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Brain Res. 2002 Dec 20;958(1):52-69.

Parvalbumin neuron circuits and microglia in three dopamine-poor cortical regions remain sensitive to amphetamine exposure in the absence of hyperthermia, seizure and stroke.

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  • 1Division of Neurotoxicology, National Center for Toxicological Research/FDA, HFT-132, 3900 NCTR Road, Jefferson, AR 72079-9502, USA.

Abstract

The dopamine-releasing and depleting substance amphetamine (AMPH) can make cortical neurons susceptible to damage, and the prevention of hyperthermia, seizures and stroke is thought to block these effects. Here we report a 2-day AMPH treatment paradigm which affected only interneurons in three cortical regions with average or below-average dopamine input. AMPH (six escalating doses/day ranging from 5 to 30 mg/kg for 2 days) was given at 17-18 degrees C ambient temperature (T) to adult male rats. During the 2-day AMPH treatment, peak body T stayed below 38.9 degrees C in 40% of the AMPH treated rats. In 60% of the rats, deliberate cooling suppressed (<39.5 degrees C) or minimized (<40.0 degrees C) hyperthermia. Escalation of stereotypes to seizure-like behaviors was rare and post-mortem morphological signs of stroke were absent. Neurons labeled with the anionic, neurodegeneration-marker dye Fluoro-Jade (F-J) were seen 1 day after dosing, peaked 3 days later, but were barely detectable 14 days after dosing. Only nonpyramidal neurons in layer IV of the somatosensory barrel cortex and in layer II of the piriform cortex and posterolateral cortical amygdaloid nucleus were labeled with Fluoro-Jade. Isolectin B-labeled activated microglia were only detected in their neighborhood. F-J labeled neurons were extremely rare in cortical regions rich in dopamine (e.g. cingulate cortex), and were absent in cortical regions with no dopamine (e.g. visual cortex). Parvalbumin was seen in some Fluoro-Jade-labeled neurons and parvalbumin immunostaining in local axon plexuses intensified. This AMPH paradigm affected fewer cortical regions, and caused smaller reduction in striatal tyrosine hydroxylase (TH) immunoreactivity than previous 1-day AMPH regimens generating seizures or severe (above 40 degrees C) hyperthermia. Correlation between peak or mean body T and the extent of neurodegeneration or microgliosis was below statistical significance. Astrogliosis (elevated levels of the astroglia-marker, glial fibrillary acidic protein (GFAP)) was detected in many brain regions. In the striatum and midbrain, F-J labeled neurons and activated microglia were absent, but astrogliosis, decreased TH immunolabel, and swollen TH fibers were detected. In sum, after this AMPH treatment, cortical pyramidal neurons were spared, but astrogliosis was brain-wide and some interneurons and microglia in three cortical regions with average or below-average dopamine input remained sensitive to AMPH exposure.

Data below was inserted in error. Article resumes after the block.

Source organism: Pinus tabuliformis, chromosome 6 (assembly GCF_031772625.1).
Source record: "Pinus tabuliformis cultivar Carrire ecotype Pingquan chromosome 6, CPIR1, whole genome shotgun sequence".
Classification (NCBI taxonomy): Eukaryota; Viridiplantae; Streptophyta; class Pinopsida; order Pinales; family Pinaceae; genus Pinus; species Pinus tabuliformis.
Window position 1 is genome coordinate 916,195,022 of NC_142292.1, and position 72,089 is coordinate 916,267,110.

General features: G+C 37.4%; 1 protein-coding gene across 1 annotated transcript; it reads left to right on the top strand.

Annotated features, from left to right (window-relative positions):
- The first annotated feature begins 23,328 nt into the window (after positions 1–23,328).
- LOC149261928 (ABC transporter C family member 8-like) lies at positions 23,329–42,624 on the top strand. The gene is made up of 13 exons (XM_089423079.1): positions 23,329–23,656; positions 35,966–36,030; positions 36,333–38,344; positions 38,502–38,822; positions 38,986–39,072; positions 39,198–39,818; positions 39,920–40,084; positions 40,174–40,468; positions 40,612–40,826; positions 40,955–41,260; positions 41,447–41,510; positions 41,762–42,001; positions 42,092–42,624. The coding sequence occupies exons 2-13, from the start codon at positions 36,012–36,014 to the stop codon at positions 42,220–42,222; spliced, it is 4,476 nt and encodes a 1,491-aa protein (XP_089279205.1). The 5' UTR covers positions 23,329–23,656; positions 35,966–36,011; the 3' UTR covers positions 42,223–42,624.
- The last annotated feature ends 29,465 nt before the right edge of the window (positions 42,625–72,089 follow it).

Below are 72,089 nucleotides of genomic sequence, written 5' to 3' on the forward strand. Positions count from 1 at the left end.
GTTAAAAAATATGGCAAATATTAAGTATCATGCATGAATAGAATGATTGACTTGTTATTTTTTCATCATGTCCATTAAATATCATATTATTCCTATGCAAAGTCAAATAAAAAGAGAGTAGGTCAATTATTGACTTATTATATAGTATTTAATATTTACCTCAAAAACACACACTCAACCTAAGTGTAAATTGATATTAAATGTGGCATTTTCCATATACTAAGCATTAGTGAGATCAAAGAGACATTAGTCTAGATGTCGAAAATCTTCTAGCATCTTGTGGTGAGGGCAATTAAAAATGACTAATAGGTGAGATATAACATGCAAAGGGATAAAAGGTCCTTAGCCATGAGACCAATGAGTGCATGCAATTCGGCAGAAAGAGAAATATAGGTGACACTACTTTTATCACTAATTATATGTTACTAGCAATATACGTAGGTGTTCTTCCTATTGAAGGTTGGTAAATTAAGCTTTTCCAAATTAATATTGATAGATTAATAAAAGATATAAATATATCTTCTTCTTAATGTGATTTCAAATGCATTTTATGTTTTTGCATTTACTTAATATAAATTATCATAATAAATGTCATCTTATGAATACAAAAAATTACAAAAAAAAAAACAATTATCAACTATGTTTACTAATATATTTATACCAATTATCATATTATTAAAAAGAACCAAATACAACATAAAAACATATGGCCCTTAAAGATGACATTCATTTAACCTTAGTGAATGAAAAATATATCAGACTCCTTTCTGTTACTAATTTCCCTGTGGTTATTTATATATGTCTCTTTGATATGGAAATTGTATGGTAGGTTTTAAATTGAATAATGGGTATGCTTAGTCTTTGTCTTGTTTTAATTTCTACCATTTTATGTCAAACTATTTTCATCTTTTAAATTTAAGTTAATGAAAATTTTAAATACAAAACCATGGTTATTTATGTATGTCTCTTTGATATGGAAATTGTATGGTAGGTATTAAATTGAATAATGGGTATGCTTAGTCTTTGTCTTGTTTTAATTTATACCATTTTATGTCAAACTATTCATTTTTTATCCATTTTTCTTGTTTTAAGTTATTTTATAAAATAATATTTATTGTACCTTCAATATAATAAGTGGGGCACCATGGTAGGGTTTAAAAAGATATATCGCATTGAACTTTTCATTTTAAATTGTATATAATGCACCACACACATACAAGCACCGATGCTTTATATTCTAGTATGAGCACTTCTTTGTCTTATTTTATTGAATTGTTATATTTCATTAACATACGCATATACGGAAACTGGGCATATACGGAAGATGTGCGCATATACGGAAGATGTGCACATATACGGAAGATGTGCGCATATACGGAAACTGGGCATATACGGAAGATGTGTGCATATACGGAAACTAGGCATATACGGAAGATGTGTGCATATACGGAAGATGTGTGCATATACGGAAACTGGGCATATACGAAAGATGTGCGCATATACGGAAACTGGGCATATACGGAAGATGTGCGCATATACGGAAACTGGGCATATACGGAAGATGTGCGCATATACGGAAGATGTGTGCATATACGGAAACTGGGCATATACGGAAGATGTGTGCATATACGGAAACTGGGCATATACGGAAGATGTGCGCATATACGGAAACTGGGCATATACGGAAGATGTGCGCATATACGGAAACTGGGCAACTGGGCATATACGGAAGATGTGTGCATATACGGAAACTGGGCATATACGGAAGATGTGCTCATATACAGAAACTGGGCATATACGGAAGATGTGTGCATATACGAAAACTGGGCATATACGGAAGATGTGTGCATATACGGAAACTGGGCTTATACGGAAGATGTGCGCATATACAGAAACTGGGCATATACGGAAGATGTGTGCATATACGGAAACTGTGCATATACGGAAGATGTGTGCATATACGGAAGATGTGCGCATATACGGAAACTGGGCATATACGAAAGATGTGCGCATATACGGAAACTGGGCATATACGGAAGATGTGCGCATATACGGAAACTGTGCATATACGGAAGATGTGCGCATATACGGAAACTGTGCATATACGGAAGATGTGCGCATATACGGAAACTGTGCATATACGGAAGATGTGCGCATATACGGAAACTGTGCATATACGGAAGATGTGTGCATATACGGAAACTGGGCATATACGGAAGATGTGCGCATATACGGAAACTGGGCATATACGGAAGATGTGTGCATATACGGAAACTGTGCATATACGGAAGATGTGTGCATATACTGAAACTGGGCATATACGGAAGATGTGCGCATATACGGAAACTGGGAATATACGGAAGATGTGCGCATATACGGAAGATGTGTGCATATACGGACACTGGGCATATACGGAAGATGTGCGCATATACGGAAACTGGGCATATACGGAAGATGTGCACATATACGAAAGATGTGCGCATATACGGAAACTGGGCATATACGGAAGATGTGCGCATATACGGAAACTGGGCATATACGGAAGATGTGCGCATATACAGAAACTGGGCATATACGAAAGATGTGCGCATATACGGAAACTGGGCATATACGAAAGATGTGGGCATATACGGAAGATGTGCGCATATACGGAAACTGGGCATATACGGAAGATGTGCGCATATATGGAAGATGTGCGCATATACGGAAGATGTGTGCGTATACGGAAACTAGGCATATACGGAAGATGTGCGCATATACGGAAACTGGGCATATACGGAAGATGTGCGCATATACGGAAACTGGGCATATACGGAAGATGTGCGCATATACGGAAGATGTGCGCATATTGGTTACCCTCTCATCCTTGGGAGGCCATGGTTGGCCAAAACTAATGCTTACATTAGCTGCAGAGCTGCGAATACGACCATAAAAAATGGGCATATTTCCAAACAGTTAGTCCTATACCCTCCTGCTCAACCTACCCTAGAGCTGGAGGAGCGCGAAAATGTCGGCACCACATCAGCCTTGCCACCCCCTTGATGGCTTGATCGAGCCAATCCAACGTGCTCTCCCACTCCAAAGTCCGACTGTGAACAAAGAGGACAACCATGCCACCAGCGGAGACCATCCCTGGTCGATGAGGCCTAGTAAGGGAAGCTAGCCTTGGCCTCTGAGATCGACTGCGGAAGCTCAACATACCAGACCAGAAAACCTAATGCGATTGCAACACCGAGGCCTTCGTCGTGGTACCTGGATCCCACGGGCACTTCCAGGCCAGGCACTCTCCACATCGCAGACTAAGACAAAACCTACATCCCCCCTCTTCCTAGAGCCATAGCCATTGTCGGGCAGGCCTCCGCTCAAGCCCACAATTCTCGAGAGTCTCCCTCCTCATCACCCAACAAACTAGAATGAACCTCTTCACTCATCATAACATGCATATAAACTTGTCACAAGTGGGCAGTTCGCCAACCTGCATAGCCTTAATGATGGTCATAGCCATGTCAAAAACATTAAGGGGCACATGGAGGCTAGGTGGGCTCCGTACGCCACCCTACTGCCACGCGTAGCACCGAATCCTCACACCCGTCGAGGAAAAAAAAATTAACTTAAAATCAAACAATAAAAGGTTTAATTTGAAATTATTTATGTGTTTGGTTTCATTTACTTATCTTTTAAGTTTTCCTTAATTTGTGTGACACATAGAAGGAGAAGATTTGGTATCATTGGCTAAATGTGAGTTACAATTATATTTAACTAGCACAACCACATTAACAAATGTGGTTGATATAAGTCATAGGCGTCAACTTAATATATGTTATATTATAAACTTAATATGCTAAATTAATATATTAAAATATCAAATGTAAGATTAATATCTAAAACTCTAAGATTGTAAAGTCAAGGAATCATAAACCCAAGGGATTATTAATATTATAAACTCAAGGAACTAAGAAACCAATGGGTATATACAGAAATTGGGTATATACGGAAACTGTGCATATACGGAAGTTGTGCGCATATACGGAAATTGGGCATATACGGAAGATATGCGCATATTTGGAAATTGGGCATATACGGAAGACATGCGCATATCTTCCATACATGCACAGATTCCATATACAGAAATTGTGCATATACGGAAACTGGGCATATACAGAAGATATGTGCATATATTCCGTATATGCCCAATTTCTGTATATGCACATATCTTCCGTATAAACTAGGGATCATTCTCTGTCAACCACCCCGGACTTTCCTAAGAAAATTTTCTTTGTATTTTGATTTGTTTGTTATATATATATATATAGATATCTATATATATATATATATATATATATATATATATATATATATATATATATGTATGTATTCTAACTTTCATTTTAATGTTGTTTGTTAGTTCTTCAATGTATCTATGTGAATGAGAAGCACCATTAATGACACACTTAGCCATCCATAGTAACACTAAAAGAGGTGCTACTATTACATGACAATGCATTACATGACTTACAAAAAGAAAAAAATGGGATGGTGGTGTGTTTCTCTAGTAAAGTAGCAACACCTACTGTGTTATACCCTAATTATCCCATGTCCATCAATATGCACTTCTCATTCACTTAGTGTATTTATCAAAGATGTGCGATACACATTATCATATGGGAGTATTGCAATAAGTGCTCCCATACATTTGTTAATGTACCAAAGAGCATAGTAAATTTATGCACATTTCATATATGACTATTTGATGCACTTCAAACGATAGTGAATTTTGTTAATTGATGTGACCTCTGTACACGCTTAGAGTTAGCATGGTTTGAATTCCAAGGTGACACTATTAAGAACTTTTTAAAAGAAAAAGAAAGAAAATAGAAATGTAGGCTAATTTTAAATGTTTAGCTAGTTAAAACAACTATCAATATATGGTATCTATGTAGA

Copyright 2002 Elsevier Science B.V.

PMID:
12468030
[PubMed - indexed for MEDLINE]
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